Hands-On Watch Review of the Gane Type C1 - Oracle Time
Reviews Watches

Hands-On Watch Review of the Gane Type C1

Gane Type C1

Even the most cursory of inspections over the Gane Type C reveals the wealth of mismatched influences that come together to create a surprisingly attractive and quirky watch. It’s the debut watch from Malaysian photographer and musician turned watchmaker Raymond Pee, who created the microbrand Gane last year.

Like any microbrand worth its salt it’s a passion project through and through, hence the endearing mishmash of disparate influences. The name, Type C, is drawn from the musical scale, the dial is inspired by ancient sun dials, the case is vintage 70s and the text font is pure Art Deco. Plus, the caseback is a carefully wrought ode to Raymond’s late mother.

Gane Type C1

While on paper it sounds like a watch with an identity crisis, on the wrist it actually comes together very nicely. Ultimately, the lasting impression is one of Art Deco aesthetic. The two piece construction of the dial with CNC milled grooves for hour markers creates a geometric display that wouldn’t be out of place in the 1920s. Especially when taken in combination with the stylised font of the brand name on the inner dial at 12 o’clock. It’s incredibly charming in an off-kilter manner.

The tonneau shape and 38mm diameter of the stainless steel case also adds to the vintage appearance of the watch, as does the boxed sapphire crystal. The case itself is well crafted with a nice vertical brushed finish. However, it isn’t perfect. It feels a little tall on the wrist at 13mm high, a fact emphasised by the sharp angled lugs, thick bezel and steep sides. Although perhaps I’ve just been spoiled by the wafer thin horology from the likes of Bulgari and Piaget that slip effortlessly under your cuff. It’s only 1mm taller than a Rolex Datejust after all.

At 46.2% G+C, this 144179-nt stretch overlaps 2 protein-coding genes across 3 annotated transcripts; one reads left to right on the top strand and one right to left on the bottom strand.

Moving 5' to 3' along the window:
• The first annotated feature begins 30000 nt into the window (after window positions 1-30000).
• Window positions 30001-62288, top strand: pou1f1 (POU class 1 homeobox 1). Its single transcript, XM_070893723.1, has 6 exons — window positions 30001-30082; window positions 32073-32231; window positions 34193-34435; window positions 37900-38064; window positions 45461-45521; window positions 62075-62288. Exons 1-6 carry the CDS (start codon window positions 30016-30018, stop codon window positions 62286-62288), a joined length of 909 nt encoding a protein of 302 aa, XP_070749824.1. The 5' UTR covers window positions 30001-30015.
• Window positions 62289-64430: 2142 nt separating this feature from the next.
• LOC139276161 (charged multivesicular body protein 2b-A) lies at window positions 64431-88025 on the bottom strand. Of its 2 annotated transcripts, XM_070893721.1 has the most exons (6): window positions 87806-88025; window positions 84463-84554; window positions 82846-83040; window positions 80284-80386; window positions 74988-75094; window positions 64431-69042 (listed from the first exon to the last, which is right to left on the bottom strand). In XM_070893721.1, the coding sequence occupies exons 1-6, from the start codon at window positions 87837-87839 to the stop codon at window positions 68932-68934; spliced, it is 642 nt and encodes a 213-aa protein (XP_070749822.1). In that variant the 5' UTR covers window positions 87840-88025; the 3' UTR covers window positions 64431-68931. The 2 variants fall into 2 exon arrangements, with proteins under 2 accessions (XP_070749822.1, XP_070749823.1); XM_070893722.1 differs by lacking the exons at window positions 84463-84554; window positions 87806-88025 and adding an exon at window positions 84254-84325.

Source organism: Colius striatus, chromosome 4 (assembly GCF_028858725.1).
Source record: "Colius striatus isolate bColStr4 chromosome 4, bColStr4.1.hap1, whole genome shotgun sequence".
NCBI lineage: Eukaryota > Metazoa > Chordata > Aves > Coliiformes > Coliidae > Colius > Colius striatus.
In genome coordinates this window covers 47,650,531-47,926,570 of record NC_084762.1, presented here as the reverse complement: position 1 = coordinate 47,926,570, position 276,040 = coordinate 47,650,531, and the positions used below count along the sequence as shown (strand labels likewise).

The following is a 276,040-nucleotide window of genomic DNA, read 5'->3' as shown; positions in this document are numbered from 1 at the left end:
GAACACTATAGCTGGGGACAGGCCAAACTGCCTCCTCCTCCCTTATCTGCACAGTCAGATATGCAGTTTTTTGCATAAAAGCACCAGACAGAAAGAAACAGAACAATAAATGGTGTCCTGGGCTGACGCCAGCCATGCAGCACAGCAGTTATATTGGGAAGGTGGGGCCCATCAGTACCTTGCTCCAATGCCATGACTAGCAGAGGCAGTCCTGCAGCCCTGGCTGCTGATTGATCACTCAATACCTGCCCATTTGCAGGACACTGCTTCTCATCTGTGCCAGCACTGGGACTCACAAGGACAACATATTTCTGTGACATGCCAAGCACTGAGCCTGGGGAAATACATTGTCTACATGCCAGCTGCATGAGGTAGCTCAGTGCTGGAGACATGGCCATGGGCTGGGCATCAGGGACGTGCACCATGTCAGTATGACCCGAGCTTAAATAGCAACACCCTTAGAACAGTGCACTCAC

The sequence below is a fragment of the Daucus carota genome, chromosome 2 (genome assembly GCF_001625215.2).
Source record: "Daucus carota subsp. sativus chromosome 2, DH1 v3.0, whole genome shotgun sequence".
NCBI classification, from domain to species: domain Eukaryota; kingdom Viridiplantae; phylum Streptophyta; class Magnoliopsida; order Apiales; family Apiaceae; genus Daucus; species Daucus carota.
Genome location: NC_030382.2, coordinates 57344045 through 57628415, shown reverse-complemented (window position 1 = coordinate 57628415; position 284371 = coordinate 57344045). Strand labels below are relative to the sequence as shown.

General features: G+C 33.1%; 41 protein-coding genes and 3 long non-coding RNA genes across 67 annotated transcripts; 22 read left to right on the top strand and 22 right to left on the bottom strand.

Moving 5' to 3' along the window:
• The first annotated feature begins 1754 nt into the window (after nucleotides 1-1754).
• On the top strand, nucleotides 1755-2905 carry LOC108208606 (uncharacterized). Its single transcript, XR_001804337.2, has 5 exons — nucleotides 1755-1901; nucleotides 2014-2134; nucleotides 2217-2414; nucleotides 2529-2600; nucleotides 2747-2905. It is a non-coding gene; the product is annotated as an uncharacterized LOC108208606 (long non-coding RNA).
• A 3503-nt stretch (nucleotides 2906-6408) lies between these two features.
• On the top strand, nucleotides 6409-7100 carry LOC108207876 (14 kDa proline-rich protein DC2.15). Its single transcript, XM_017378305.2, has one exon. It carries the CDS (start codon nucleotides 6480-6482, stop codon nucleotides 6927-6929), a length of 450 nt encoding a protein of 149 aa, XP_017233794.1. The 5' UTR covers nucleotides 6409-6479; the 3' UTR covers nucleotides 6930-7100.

Gane Type C1 stainless steel bracelet
Gane Type C1 leather strap

It comes on either a five-link stainless steel bracelet or a nice thick-cut, distressed leather strap which is equally great. On bracelet it costs $555 while on strap it’s $495 (approx. £409/£365), although if you happen to get your hands on both then the quick change system is easy to use. In fact, swapping between them also gives you an excuse to appreciate the engraved caseback, featuring a scales and lamp combination in honour of Raymond’s late mother who was known for her fairness and appreciation for interior decoration.

Gane Type C1

The version I have here is the Gane Type C1, which has a tone on tone salmon dial. It’s also available in indigo blue in the C2 edition or silver/white in the C3. From where I’m sitting, I don’t feel the need to try the others to know the C1 is my favourite of the trio. All three are powered by the calibre Miyota 8215 automatic movement, a solid enough movement with a 42-hour power reserve that makes sense for a young microbrand.

I can see the potential arguments against this watch, its unconventional mix of influences won’t appeal to everyone. However, all that pales in comparison to the fact I’ve enjoyed my time with it. It’s quirky and full of personality, which is not always the case with vintage inspired microbrand watches, it’s no Submariner/Fifty Fathoms recreation. And if you like talking about your watches, there’s plenty to talk about, all for typically accessible microbrand prices.

Price & Specs:

Model: Gane Type C1
Reference: C1B (stainless steel bracelet), C1L (leather strap)
Case/dial: 38mm diameter x 13mm height, stainless steel case, 2-piece 3D layered salmon dial
Water resistance: 50m (5 bar)
Movement: Miyota calibre 8215, automatic and manual winding, 21 jewels
Frequency: 21,600 vph (3 Hz)
Power reserve: 41h
Functions: Hours, minutes, sweeping seconds
Strap: Stainless steel 5-link bracelet or vintage grey leather
Price/availability: $495 (leather strap) and $555 (stainless steel bracelet)

More details at Gane Watches.

About the author

Michael Sonsino

As Junior Content Producer for Oracle Time, Michael needs an eye for detail, which makes it a good thing that his twin joys in life are miniatures and watches. While a relative newcomer to the magazine, he's nonetheless a lifelong fan of fine timepieces, especially those of a more historic nature - if it has a twist of Art Deco, all the better.

Subscribe to Our Newsletter

Get the latest watch and luxury lifestyle news straight to your inbox